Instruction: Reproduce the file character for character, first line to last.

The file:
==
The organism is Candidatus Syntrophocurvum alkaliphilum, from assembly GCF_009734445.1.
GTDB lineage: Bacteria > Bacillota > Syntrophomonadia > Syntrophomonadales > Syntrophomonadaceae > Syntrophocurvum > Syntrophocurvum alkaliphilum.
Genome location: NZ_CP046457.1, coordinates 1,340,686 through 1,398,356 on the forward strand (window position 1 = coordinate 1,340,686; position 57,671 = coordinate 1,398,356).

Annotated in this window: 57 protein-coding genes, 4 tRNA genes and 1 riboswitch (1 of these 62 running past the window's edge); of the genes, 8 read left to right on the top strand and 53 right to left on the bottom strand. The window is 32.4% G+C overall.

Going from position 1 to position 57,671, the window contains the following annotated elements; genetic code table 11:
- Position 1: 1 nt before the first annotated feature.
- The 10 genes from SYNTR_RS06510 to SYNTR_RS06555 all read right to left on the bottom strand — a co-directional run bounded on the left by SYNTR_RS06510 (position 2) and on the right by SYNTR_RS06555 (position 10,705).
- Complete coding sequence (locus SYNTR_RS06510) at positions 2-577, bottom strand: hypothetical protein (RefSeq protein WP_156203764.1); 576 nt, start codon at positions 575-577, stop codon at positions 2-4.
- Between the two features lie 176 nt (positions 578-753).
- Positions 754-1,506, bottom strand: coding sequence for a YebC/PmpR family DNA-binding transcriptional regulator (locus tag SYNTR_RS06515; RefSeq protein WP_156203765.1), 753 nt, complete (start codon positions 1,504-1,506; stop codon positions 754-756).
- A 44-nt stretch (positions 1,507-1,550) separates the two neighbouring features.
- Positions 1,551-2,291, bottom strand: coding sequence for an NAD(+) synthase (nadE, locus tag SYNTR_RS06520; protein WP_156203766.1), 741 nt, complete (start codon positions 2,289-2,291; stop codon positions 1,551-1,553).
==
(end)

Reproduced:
The organism is Candidatus Syntrophocurvum alkaliphilum, from assembly GCF_009734445.1.
GTDB lineage: Bacteria > Bacillota > Syntrophomonadia > Syntrophomonadales > Syntrophomonadaceae > Syntrophocurvum > Syntrophocurvum alkaliphilum.
Genome location: NZ_CP046457.1, coordinates 1,340,686 through 1,398,356 on the forward strand (window position 1 = coordinate 1,340,686; position 57,671 = coordinate 1,398,356).

Annotated in this window: 57 protein-coding genes, 4 tRNA genes and 1 riboswitch (1 of these 62 running past the window's edge); of the genes, 8 read left to right on the top strand and 53 right to left on the bottom strand. The window is 32.4% G+C overall.

Going from position 1 to position 57,671, the window contains the following annotated elements; genetic code table 11:
- Position 1: 1 nt before the first annotated feature.
- The 10 genes from SYNTR_RS06510 to SYNTR_RS06555 all read right to left on the bottom strand — a co-directional run bounded on the left by SYNTR_RS06510 (position 2) and on the right by SYNTR_RS06555 (position 10,705).
- Complete coding sequence (locus SYNTR_RS06510) at positions 2-577, bottom strand: hypothetical protein (RefSeq protein WP_156203764.1); 576 nt, start codon at positions 575-577, stop codon at positions 2-4.
- Between the two features lie 176 nt (positions 578-753).
- Positions 754-1,506, bottom strand: coding sequence for a YebC/PmpR family DNA-binding transcriptional regulator (locus tag SYNTR_RS06515; RefSeq protein WP_156203765.1), 753 nt, complete (start codon positions 1,504-1,506; stop codon positions 754-756).
- A 44-nt stretch (positions 1,507-1,550) separates the two neighbouring features.
- Positions 1,551-2,291, bottom strand: coding sequence for an NAD(+) synthase (nadE, locus tag SYNTR_RS06520; protein WP_156203766.1), 741 nt, complete (start codon positions 2,289-2,291; stop codon positions 1,551-1,553).